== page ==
The Democratic Party will hold a two-day debate event, starting tonight. It's time to brush up on the positions of the leading candidates on policies and politics relate to housing, climate change, and infrastructure.
On July 1, Illinois and Ohio increased gas taxes by double digits: 19 cents per gallon and 10.5 CPG, respectively, followed by California at 5.6 CPG, all due to legislation passed this year or in 2017. Diesel tax hikes were even higher.
Last spring, voters resoundingly quashed Let's Move Nashville, a $5.4 billion plan to build out the city's transit options. The plan paid too little attention to current riders, advocates say, and they aim to do things differently.
A unanimous ruling by a three-judge panel of the U.S. Sixth Circuit Court of Appeals on April 22 found that the chalking of tires by parking enforcement officers on public streets is a violation of the Fourth Amendment.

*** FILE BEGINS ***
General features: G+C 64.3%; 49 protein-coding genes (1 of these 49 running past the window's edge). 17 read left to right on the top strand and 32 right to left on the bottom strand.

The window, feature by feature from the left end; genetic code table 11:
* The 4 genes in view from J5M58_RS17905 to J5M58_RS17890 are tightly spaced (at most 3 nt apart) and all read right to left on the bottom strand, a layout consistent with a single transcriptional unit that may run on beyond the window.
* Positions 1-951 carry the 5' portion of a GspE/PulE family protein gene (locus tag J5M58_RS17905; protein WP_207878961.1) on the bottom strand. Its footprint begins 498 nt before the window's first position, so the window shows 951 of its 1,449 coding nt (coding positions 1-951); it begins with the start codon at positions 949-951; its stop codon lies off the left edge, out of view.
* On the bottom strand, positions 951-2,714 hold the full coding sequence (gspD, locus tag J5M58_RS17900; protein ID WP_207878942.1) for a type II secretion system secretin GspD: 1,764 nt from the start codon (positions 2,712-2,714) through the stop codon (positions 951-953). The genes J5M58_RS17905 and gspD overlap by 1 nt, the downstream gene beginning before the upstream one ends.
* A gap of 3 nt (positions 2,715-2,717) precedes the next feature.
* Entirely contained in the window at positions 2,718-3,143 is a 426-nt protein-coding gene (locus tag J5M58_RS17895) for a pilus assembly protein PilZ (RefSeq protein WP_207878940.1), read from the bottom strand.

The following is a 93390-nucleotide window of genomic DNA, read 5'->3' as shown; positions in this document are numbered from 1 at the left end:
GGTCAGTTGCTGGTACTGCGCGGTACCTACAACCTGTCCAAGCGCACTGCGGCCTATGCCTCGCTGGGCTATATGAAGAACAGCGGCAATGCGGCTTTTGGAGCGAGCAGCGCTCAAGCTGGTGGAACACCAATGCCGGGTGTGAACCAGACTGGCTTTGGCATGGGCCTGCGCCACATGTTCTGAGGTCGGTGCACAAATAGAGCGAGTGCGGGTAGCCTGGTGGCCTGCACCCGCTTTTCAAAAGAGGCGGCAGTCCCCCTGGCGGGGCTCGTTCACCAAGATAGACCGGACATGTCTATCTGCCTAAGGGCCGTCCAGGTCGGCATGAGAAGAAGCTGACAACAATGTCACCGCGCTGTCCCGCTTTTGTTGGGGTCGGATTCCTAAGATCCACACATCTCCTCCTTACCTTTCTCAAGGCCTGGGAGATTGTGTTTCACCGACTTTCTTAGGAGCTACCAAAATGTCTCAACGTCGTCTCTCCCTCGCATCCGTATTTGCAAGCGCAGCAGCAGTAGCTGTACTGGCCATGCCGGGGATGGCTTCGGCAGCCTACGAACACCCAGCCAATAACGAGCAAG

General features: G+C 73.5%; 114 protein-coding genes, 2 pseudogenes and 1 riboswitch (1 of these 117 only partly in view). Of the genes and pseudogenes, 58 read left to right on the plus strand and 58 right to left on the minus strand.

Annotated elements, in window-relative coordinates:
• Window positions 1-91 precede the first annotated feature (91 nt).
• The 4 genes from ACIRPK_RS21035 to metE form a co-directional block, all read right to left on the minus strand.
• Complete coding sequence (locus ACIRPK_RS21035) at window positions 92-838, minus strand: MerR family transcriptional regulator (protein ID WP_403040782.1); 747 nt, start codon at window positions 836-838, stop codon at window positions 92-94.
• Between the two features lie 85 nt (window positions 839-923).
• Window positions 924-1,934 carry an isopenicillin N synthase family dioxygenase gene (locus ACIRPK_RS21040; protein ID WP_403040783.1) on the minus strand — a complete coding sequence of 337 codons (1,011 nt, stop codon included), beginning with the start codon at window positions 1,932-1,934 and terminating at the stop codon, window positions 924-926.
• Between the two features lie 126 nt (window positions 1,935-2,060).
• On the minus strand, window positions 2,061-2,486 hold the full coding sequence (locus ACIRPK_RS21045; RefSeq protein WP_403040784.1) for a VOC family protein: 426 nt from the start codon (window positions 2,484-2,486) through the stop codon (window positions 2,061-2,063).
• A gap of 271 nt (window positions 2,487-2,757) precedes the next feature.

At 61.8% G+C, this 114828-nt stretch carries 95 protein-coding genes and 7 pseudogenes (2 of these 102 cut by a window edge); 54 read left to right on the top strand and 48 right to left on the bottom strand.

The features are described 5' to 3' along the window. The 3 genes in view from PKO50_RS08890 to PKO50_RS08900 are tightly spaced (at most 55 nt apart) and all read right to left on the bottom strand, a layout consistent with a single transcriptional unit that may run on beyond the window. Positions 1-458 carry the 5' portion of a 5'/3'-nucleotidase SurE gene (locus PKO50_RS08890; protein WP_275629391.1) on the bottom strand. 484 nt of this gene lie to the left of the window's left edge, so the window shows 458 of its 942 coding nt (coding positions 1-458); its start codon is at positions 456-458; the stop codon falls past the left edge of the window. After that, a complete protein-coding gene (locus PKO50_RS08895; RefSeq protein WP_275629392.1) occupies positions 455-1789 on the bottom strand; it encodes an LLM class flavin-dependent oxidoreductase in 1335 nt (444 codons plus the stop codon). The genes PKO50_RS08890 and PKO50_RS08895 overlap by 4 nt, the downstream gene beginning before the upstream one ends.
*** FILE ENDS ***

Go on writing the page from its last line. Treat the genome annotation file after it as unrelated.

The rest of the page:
The 3 cent gas tax and 6 cent diesel tax increases are among the lowest of any states that have hiked fuel taxes since 2013, but combined with other revenue sources in the legislation, plus an upcoming sales tax ballot measure, it's historic.
Environmentalists are up in arms after the loss of thousands of trees to make room for new developments in Nashville. Now a new affordable housing project could be the demise of the city's largest tree.
A 'misconduct investigation' decided that an industry-funded study, used by the EPA as the basis to roll back a regulation limiting the number of old engines that could be used in new truck chassis (i.e., "glider trucks"), was inaccurate.
California gets most of the attention, but states all over the country are removing some of the vestiges of local control to help spur housing development, require affordable housing, and control the skyrocketing cost of housing.